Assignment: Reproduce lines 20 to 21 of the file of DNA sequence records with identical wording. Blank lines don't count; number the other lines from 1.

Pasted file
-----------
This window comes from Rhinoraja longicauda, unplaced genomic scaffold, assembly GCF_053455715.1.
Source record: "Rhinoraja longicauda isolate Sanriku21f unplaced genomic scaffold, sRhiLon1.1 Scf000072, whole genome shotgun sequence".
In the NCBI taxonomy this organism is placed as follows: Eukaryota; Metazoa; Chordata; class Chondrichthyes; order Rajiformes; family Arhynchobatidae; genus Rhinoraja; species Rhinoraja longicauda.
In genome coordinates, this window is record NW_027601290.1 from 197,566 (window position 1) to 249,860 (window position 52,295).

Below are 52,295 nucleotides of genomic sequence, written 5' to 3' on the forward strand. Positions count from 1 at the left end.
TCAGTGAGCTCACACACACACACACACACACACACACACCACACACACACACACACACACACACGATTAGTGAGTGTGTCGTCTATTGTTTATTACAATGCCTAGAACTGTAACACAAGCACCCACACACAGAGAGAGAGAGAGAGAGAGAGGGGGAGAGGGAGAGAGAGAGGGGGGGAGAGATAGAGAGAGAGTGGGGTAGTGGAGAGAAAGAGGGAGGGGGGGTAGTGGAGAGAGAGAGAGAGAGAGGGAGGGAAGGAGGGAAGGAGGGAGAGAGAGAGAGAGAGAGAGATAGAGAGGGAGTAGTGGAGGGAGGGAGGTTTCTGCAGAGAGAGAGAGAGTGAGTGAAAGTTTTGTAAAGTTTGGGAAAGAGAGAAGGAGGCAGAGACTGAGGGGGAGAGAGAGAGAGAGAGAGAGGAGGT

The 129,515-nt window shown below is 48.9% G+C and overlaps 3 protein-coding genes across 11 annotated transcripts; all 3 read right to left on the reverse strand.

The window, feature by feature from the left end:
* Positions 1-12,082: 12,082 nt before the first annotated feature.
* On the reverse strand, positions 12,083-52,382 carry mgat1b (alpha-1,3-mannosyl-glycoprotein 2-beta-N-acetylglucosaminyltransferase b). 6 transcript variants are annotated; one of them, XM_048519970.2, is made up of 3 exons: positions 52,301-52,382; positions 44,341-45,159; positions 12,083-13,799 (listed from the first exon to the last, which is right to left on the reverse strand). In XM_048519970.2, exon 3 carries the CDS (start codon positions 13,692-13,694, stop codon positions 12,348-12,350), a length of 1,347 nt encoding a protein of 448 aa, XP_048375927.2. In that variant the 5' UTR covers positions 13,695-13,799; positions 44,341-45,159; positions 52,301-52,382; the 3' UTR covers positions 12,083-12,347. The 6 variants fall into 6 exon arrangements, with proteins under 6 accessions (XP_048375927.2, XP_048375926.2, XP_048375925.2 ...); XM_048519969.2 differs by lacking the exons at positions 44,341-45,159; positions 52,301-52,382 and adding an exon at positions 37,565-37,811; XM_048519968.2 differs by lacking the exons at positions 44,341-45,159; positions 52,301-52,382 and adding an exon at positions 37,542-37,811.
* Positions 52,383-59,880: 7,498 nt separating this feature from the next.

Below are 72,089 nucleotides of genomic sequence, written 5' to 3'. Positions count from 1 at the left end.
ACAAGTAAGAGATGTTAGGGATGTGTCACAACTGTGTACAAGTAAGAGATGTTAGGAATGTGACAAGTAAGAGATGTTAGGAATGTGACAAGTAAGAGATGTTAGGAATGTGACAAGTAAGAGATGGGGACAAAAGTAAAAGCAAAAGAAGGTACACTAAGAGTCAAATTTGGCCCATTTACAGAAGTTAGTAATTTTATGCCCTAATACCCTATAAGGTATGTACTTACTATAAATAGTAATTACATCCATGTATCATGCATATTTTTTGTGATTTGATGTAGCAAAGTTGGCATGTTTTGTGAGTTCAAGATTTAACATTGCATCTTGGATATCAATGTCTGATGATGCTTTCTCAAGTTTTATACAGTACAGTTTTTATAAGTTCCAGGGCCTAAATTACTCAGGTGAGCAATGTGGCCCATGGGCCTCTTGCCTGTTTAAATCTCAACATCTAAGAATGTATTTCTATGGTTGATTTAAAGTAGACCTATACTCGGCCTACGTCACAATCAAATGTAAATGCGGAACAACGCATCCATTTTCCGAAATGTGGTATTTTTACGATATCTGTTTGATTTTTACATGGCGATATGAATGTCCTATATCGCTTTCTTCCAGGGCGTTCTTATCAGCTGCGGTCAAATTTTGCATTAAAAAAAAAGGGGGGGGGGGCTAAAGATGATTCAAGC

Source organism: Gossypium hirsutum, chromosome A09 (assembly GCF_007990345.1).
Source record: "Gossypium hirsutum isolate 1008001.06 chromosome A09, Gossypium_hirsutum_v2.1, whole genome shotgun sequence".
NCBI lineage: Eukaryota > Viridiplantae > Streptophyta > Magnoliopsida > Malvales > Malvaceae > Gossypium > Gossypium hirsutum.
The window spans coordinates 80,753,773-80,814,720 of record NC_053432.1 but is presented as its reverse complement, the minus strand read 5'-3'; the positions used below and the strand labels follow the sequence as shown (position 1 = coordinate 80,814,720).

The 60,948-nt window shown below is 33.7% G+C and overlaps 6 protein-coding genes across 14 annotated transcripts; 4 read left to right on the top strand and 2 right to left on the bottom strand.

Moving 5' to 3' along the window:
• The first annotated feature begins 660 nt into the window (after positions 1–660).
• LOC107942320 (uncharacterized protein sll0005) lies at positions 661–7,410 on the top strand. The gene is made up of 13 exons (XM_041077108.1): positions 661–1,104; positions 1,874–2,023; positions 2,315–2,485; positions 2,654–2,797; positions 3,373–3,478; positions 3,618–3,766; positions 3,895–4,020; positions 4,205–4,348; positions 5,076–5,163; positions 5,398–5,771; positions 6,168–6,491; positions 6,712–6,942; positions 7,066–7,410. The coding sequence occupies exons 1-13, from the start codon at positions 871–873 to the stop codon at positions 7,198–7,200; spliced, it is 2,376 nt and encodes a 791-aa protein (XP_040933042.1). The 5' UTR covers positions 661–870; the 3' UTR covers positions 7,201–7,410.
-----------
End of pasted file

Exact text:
• The first annotated feature begins 660 nt into the window (after positions 1–660).
• LOC107942320 (uncharacterized protein sll0005) lies at positions 661–7,410 on the top strand. The gene is made up of 13 exons (XM_041077108.1): positions 661–1,104; positions 1,874–2,023; positions 2,315–2,485; positions 2,654–2,797; positions 3,373–3,478; positions 3,618–3,766; positions 3,895–4,020; positions 4,205–4,348; positions 5,076–5,163; positions 5,398–5,771; positions 6,168–6,491; positions 6,712–6,942; positions 7,066–7,410. The coding sequence occupies exons 1-13, from the start codon at positions 871–873 to the stop codon at positions 7,198–7,200; spliced, it is 2,376 nt and encodes a 791-aa protein (XP_040933042.1). The 5' UTR covers positions 661–870; the 3' UTR covers positions 7,201–7,410.